Style, Aesthetics, and Reception
5. Harmony and Tonality
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Harmony and Tonality
The historical changes affecting musical scholarship have left their mark on methods of interpreting harmony and tonality in Chopin. This subject is regarded as one of the most difficult in cognitive terms and at the same time the most fundamental for research into that composer’s œuvre, both from an historical perspective and with regard to music theory. Harmony and tonality in Chopin’s music is a relatively autonomous subject. Although positivist musicology isolated it from other “elements” of the musical work, today its essence can be better understood thanks to the consideration not just of melodic-tonal aspects of the musical work, but also its generic, stylistic and aesthetic contexts.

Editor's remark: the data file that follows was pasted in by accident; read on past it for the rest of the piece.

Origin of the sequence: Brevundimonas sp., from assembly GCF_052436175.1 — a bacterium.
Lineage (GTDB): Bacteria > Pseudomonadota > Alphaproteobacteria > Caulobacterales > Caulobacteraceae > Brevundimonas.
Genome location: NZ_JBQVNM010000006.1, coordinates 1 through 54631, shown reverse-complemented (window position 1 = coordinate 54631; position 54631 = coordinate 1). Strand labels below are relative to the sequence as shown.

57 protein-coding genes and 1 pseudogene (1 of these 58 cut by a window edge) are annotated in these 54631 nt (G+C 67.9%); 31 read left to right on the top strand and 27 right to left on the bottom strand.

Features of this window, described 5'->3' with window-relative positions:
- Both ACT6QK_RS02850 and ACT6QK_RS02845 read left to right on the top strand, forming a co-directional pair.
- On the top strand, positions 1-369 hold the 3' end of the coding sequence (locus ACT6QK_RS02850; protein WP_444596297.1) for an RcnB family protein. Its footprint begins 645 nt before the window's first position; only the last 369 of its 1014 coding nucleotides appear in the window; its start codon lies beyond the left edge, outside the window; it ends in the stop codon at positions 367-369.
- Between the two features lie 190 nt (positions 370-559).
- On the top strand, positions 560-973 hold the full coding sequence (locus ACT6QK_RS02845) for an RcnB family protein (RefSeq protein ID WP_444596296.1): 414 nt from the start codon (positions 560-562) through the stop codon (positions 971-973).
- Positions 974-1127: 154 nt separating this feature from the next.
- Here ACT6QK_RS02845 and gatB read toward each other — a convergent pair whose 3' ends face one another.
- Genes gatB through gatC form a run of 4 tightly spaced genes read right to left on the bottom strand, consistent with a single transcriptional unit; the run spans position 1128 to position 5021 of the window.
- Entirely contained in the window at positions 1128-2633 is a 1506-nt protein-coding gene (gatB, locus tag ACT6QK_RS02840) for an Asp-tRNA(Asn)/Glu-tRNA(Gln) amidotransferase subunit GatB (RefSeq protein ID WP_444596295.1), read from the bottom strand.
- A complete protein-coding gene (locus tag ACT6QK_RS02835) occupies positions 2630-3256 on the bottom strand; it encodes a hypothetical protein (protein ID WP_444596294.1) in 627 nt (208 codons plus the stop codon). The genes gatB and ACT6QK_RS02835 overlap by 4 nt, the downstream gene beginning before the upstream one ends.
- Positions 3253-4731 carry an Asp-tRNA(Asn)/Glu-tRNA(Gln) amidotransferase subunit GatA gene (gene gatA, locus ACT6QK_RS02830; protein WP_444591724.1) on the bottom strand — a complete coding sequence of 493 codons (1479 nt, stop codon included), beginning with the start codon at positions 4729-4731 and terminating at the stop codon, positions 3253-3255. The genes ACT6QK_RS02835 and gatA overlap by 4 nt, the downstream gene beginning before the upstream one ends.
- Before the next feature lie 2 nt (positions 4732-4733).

Two monographs devoted specifically to Chopin’s harmony deal with different aspects of this extensive problem area. The first of them, which remains current in many respects, is Ludwik Bronarski’s Harmonika Chopina.128 A momentous publication on a European scale in its day, this book treats its subject as broadly as possible (from modal elements to “free chromaticism”), yet it focuses mainly on describing in Chopin’s works the constitutive elements of the major-minor system. In Bronarski, Chopin’s tonal logos is presented as a rich and multi-faceted manifestation of that system. “The whole of Chopin’s harmony”, writes Bronarski in summarising his work, “appears to stand under the motto ‘the right chord in the right place’. Each chord seems irreplaceable, just the right one and just the right kind that is needed in a given relationship.”129 The other monograph, Maciej Gołąb’s Chromatyka...
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